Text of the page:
THE number of people claiming benefits locally rose by nearly 1,200 in a month.

Many more are expected to join the ranks of the unemployed as the government’s furlough scheme winds down.

Nationally, figures showed many of the 730,000 people who have come off employers’ payrolls since March have not yet shown up in the unemployment figures.

The figures came on the day Debenhams became the latest big name to announce redundancies, with plans to lay off 2,500 shop and warehouse staff.

In the Southampton City Council area, the universal credit count – which includes the unemployed and people on benefits for other reasons – rose by 633 to 28,263 between June 11 and July 9.

In Eastleigh, the figure was up by 132 to 8,961; in the New Forest, up 129 to 9,907; in Winchester, up 118 to 6,089; in Test Valley, up 100 to 7,157; and in Fareham, up 84 to 5,566.

The national unemployment rate remained steady at 3.9 per cent, despite predictions it could reach 4.2 per cent – but 9.6million people have been part of the furlough scheme, which is due to end in October.

Workers who lose their jobs after furlough are likely to enter the jobs market at the same time as many students.

Yael Selfin, chief economist for KPMG, said: “As the job retention scheme unwinds, we expect unemployment to rise quickly in the fourth quarter.”

Adele Blakely, of the Department for Work and Pensions, said the local claimant count had not yet gone up sharply. “It’s not a huge number compared to those employment figures. Well see those start to creep up in response to that,” she said.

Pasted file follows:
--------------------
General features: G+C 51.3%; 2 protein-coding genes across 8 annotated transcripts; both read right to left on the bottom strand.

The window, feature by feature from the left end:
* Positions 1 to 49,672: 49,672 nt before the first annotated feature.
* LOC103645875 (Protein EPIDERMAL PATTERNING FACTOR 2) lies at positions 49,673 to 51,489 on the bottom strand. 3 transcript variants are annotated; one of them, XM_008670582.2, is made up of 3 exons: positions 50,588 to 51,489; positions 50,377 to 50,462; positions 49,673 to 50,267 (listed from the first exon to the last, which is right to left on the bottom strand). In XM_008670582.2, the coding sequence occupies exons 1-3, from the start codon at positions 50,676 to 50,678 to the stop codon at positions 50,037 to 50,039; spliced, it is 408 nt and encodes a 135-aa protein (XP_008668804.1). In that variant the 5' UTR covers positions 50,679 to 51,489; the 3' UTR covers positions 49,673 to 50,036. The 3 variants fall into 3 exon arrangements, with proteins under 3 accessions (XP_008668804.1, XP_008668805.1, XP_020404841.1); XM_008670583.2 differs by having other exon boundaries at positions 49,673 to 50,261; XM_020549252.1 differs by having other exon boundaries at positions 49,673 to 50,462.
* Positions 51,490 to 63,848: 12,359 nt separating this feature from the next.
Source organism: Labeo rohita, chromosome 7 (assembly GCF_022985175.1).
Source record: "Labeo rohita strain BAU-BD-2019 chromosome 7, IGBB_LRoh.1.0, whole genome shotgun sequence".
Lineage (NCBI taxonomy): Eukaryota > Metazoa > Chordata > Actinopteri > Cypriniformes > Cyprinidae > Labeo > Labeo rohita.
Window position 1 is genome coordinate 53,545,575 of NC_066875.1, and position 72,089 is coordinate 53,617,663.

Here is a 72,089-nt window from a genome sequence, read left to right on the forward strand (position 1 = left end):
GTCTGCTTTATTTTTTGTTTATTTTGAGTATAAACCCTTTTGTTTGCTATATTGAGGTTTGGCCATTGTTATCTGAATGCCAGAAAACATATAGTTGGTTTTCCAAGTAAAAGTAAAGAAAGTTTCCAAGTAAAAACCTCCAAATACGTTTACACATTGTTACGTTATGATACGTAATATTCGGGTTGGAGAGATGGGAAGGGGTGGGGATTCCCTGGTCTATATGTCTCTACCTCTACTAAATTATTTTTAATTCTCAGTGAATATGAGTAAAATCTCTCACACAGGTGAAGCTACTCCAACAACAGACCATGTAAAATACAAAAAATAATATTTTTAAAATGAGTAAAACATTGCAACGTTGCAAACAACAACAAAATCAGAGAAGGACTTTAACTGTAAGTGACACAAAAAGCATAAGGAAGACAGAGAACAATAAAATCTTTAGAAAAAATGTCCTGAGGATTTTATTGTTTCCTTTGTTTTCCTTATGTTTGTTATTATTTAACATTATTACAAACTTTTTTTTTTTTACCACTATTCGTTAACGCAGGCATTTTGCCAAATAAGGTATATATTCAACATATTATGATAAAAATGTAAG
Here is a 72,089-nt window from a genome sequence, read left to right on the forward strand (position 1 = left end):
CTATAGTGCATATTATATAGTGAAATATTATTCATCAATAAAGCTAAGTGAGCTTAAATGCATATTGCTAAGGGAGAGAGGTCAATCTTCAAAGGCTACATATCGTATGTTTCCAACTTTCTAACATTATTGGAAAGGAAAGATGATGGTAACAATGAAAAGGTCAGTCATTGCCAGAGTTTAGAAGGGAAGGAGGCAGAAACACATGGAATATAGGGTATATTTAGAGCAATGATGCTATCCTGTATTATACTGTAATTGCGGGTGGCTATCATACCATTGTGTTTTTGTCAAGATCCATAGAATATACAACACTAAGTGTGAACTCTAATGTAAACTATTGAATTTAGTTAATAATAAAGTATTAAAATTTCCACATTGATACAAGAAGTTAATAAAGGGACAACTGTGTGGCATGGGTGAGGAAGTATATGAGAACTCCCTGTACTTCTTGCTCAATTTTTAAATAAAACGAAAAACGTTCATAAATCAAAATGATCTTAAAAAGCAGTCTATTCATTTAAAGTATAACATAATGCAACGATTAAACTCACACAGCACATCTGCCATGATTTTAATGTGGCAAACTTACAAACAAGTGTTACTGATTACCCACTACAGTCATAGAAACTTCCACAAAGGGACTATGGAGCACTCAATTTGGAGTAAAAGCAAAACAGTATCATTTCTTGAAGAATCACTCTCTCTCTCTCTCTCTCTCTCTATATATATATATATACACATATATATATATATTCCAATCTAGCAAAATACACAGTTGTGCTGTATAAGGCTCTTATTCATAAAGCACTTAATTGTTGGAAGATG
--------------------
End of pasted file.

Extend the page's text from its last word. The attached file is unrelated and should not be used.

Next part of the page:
She said the department was taking on more staff in expectation of higher unemployment from September onwards.

A range of extra support included sector-based work academies (SBWA), which offers help with the skills that employers in key sectors look for. It offers work placements based around current vacancies.

In Hampshire, DWP staff were speaking to local employers to bring them into the scheme.

Other initiatives include “mentoring circles” for young people aged 16-24.

She said there had been a rise in vacancies in the hospitality trade, as well as in cleaning, care and security.

Mike Cherry, national chairman of the Federation of Small Businesses, said the future of the job retention scheme should be reviewed. “The option of a meaningful extension to the furloughing initiative should be kept open, especially now local lockdowns are a fact of life and a meaningful second spike in coronavirus infections is possible,” he added.